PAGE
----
SFPUC: San Francisco Public Utilities Commission
The backbone of San Francisco is our horizontal infrastructure; the streets, water, power, and sewer systems that make living in a city possible. Many of these systems function invisibly to residents. They run underground, are walked over, and are turned on with the flick of a switch or turn of a faucet. The infrastructure systems that the City invests in provide basic services and also contribute to City-wide goals of environmental sustainability, pedestrian safety, and a more beautiful and livable city.
It is imperative that the City maintain these assets in a state of good repair given the essential nature of these systems. Proactive maintenance ensures the steady provision of services and is less costly than fixing problems that have degraded beyond repair. High quality service provision is key for advancing equity as utility disruptions or degraded street conditions have disproportionate impacts on low-income people, communities of color, and people with disabilities.
Programs addressed in this chapter are delivered by San Francisco Public Works (PW) and the San Francisco Public Utilities Commission (SFPUC). Among the key programs implemented by PW are Street Resurfacing, Sidewalk Repair, and Street Tree Maintenance. SFPUC provides San Francisco with water, power, and wastewater systems, implementing multi-billion dollar programs designed to prolong the life of these assets. Together, these two agencies deliver tangible results that affect the lives of each and every San Franciscan. The projects for this service area are estimated to create over 47,000 jobs over the next 10 years.
Public Works Streets and Rights-of-Way
The City has been able to make significant improvements in its street condition since the 2011 Road Repaving and Street Safety Bond Program. The third and final bond sale was completed in the spring of 2016, rounding out the $248 million program dedicated to street resurfacing, streetscape, and traffic signal upgrade projects. Since then, General Fund, State dollars from SB1, and other sources have contributed to continued street condition improvements. San Francisco voters also approved another $41.5 million for the public right-of-way when they approved the 2020 Health and Recovery G.O. Bond. These funds as well as the use of General Fund Debt are necessary to offset the shortage of General Fund for this purpose in the short term due to the COVID-19 crisis. The City's Pavement Condition Index (PCI) score is now at 75, which is considered "good" condition.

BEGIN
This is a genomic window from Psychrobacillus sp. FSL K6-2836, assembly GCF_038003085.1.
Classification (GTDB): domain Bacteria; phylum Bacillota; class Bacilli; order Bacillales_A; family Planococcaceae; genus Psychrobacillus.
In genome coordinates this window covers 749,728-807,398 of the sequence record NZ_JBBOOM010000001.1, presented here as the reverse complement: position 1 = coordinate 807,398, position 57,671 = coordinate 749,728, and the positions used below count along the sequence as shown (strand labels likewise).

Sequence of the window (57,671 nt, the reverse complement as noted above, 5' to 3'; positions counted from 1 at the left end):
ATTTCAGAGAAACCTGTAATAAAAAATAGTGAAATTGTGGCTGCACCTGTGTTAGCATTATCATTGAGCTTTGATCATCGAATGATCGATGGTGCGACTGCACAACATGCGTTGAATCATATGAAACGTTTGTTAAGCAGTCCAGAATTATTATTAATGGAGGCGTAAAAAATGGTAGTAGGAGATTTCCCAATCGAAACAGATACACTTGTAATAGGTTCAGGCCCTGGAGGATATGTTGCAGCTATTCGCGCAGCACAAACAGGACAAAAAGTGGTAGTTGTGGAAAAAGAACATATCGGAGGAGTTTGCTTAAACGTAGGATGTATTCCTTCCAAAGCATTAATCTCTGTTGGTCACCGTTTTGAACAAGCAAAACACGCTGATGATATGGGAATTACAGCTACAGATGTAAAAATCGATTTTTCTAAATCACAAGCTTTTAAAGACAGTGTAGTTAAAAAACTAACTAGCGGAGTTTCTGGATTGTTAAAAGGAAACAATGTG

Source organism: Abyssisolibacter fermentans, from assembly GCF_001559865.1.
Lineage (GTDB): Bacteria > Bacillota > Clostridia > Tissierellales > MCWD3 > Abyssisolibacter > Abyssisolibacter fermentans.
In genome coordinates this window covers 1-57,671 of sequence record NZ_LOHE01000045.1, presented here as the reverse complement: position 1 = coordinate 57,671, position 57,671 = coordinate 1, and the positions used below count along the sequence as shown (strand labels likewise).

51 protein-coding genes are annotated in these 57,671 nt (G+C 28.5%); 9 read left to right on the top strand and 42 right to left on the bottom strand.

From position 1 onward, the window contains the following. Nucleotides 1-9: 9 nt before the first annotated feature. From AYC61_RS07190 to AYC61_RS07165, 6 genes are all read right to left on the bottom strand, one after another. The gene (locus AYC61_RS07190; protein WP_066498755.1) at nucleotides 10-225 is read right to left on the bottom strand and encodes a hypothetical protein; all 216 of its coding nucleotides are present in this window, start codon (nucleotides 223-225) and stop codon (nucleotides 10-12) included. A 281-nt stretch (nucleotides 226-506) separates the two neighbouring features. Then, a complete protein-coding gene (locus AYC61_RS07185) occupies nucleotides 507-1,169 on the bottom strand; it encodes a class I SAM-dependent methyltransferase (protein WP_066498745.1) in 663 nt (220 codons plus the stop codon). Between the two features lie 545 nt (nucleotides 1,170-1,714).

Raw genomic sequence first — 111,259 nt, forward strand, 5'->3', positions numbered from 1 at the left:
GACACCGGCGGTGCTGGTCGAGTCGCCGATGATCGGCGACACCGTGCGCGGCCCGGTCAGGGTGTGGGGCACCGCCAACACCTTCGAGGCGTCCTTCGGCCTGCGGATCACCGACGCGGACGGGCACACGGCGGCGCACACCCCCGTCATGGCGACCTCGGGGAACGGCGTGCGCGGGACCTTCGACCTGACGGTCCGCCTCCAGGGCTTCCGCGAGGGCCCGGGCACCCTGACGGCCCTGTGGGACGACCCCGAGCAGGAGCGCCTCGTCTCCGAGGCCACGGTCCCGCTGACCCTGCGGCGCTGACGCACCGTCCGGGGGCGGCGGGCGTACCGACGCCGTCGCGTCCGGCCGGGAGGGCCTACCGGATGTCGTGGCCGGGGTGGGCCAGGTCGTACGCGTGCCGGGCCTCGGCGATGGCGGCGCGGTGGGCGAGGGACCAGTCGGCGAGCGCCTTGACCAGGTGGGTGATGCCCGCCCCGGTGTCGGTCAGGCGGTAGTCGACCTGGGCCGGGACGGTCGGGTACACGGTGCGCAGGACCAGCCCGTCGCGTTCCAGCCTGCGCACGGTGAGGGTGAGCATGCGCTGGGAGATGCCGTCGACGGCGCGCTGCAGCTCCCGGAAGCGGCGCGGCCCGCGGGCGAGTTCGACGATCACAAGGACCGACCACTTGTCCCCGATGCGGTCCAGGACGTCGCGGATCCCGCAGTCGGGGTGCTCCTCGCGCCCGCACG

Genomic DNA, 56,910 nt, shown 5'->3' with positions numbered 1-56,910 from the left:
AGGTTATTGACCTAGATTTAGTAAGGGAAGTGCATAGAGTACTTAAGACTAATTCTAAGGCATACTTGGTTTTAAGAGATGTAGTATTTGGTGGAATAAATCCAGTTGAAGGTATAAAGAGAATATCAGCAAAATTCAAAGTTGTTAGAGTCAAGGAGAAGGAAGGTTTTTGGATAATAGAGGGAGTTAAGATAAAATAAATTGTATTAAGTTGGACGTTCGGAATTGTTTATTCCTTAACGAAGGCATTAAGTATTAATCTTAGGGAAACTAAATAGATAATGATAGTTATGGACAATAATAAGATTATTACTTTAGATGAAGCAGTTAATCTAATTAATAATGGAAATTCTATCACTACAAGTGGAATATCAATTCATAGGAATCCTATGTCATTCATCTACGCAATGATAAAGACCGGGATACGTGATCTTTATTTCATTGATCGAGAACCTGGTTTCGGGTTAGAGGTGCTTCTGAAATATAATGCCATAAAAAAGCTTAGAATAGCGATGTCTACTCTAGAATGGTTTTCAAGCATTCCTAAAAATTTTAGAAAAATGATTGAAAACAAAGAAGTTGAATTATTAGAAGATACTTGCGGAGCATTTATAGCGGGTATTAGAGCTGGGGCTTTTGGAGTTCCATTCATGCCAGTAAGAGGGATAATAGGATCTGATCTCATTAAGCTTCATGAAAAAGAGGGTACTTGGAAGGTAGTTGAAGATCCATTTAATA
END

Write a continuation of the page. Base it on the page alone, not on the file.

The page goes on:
San Francisco also continues its commitment to Vision Zero SF and its goal of zero traffic fatalities and critical injuries in San Francisco by 2024. San Francisco’s expenditures in streets and right-of-way infrastructure improve safety in myriad ways. Roadway repaving creates a smoother surface and renews street and crosswalk markings, which improve safety for drivers, bicyclists, and pedestrians. Additionally, the City reaffirms our commitment to safe and accessible paths of travel for people with disabilities by making capital improvements to curb ramps, sidewalks, street crossings, and roadways across the city.